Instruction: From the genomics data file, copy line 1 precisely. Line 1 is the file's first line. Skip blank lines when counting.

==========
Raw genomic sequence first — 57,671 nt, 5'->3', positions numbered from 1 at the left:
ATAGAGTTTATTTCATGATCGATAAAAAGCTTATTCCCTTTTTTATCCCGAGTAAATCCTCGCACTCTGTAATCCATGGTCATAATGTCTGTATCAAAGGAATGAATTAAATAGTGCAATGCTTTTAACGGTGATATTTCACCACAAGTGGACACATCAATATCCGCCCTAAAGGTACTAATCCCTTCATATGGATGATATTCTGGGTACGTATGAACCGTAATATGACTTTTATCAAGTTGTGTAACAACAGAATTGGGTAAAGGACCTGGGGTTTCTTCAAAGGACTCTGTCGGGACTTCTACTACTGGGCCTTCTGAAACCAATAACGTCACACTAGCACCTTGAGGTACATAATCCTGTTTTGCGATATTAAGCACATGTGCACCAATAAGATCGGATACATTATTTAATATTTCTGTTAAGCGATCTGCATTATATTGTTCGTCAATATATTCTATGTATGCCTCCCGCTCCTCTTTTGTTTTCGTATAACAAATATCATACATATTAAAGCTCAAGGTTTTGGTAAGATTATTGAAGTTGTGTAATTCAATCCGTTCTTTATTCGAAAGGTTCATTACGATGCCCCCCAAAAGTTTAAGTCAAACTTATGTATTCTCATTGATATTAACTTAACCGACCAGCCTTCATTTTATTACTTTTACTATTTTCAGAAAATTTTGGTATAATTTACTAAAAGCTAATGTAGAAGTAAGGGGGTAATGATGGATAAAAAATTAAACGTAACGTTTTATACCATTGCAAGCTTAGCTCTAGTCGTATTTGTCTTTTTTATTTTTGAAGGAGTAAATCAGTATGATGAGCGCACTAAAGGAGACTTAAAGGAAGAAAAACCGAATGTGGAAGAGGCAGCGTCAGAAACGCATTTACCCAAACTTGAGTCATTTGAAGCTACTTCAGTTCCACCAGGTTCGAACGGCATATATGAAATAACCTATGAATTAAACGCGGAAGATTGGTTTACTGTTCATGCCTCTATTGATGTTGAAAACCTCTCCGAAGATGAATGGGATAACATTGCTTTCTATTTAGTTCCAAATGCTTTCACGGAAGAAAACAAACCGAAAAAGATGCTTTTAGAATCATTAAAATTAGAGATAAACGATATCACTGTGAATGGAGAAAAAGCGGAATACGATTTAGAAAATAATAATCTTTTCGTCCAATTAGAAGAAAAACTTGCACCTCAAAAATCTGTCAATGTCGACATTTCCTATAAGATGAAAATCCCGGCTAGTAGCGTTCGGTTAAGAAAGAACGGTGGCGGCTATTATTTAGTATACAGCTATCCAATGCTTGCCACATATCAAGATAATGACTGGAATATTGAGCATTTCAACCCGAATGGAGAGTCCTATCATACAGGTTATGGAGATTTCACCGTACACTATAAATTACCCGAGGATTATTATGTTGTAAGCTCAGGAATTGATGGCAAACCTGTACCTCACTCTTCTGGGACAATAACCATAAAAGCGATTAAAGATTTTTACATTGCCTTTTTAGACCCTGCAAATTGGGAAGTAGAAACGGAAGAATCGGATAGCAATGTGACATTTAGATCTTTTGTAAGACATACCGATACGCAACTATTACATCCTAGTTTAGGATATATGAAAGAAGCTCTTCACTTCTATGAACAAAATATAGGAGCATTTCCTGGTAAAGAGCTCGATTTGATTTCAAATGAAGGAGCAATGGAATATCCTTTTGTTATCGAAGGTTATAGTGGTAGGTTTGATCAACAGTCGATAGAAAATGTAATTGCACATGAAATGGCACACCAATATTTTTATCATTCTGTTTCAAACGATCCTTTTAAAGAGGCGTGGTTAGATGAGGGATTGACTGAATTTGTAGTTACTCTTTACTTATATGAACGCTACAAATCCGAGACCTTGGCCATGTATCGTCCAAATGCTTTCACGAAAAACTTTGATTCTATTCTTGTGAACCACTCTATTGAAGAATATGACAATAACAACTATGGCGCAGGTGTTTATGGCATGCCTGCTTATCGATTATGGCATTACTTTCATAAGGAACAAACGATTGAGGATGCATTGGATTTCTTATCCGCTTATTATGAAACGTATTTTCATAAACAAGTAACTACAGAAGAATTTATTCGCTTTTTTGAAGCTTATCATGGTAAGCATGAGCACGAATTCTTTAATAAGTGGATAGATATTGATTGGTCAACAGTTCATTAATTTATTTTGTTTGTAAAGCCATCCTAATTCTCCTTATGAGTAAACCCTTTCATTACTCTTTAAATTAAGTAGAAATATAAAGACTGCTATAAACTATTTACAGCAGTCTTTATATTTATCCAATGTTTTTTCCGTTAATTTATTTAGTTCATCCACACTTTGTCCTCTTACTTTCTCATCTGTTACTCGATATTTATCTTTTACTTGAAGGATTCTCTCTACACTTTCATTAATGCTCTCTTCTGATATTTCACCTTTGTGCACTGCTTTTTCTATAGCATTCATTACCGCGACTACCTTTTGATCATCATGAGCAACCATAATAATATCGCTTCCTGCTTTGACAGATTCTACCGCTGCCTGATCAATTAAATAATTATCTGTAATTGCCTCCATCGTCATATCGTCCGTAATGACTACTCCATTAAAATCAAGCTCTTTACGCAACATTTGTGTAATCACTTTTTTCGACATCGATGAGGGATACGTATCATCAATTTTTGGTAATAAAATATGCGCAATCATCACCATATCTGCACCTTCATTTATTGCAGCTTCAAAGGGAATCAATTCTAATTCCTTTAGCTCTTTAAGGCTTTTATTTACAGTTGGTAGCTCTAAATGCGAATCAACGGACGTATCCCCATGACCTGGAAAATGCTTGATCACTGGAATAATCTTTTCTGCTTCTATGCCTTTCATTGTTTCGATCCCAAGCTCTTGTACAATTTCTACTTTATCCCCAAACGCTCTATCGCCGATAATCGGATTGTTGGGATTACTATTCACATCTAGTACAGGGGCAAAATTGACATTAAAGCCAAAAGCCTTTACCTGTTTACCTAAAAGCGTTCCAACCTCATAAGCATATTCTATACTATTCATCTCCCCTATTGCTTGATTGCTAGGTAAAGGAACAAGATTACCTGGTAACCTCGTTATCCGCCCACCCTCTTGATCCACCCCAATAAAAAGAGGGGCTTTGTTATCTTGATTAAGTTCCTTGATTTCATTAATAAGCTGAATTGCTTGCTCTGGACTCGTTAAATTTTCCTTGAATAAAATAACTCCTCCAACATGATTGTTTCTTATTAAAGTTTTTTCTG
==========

Raw genomic sequence first — 57,671 nt, 5'->3', positions numbered from 1 at the left: